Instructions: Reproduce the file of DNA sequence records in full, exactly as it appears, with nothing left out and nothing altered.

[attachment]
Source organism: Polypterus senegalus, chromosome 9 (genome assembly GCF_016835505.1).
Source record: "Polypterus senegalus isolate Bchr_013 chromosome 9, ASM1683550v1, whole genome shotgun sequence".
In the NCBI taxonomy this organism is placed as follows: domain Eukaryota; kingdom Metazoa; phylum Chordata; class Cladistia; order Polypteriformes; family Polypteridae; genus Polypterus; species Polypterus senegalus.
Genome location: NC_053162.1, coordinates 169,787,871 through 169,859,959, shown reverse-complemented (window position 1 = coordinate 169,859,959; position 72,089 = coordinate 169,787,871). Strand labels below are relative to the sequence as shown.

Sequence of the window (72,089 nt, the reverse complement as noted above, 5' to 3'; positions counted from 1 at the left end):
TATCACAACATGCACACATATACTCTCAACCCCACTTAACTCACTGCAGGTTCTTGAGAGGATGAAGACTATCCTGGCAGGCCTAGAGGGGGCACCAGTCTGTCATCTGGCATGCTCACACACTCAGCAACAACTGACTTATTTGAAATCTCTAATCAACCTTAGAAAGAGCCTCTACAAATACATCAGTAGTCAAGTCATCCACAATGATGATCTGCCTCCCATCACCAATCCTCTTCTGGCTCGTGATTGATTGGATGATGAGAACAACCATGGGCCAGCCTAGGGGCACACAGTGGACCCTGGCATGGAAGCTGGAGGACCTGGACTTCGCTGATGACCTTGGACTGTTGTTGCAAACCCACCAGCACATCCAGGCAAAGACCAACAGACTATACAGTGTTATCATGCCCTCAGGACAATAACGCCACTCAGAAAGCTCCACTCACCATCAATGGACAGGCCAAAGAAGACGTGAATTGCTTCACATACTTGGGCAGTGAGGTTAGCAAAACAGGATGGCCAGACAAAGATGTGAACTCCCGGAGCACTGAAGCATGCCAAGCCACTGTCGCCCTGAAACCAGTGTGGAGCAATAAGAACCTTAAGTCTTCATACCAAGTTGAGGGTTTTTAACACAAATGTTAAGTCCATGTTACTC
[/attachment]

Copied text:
Source organism: Polypterus senegalus, chromosome 9 (genome assembly GCF_016835505.1).
Source record: "Polypterus senegalus isolate Bchr_013 chromosome 9, ASM1683550v1, whole genome shotgun sequence".
In the NCBI taxonomy this organism is placed as follows: domain Eukaryota; kingdom Metazoa; phylum Chordata; class Cladistia; order Polypteriformes; family Polypteridae; genus Polypterus; species Polypterus senegalus.
Genome location: NC_053162.1, coordinates 169,787,871 through 169,859,959, shown reverse-complemented (window position 1 = coordinate 169,859,959; position 72,089 = coordinate 169,787,871). Strand labels below are relative to the sequence as shown.

Sequence of the window (72,089 nt, the reverse complement as noted above, 5' to 3'; positions counted from 1 at the left end):
TATCACAACATGCACACATATACTCTCAACCCCACTTAACTCACTGCAGGTTCTTGAGAGGATGAAGACTATCCTGGCAGGCCTAGAGGGGGCACCAGTCTGTCATCTGGCATGCTCACACACTCAGCAACAACTGACTTATTTGAAATCTCTAATCAACCTTAGAAAGAGCCTCTACAAATACATCAGTAGTCAAGTCATCCACAATGATGATCTGCCTCCCATCACCAATCCTCTTCTGGCTCGTGATTGATTGGATGATGAGAACAACCATGGGCCAGCCTAGGGGCACACAGTGGACCCTGGCATGGAAGCTGGAGGACCTGGACTTCGCTGATGACCTTGGACTGTTGTTGCAAACCCACCAGCACATCCAGGCAAAGACCAACAGACTATACAGTGTTATCATGCCCTCAGGACAATAACGCCACTCAGAAAGCTCCACTCACCATCAATGGACAGGCCAAAGAAGACGTGAATTGCTTCACATACTTGGGCAGTGAGGTTAGCAAAACAGGATGGCCAGACAAAGATGTGAACTCCCGGAGCACTGAAGCATGCCAAGCCACTGTCGCCCTGAAACCAGTGTGGAGCAATAAGAACCTTAAGTCTTCATACCAAGTTGAGGGTTTTTAACACAAATGTTAAGTCCATGTTACTC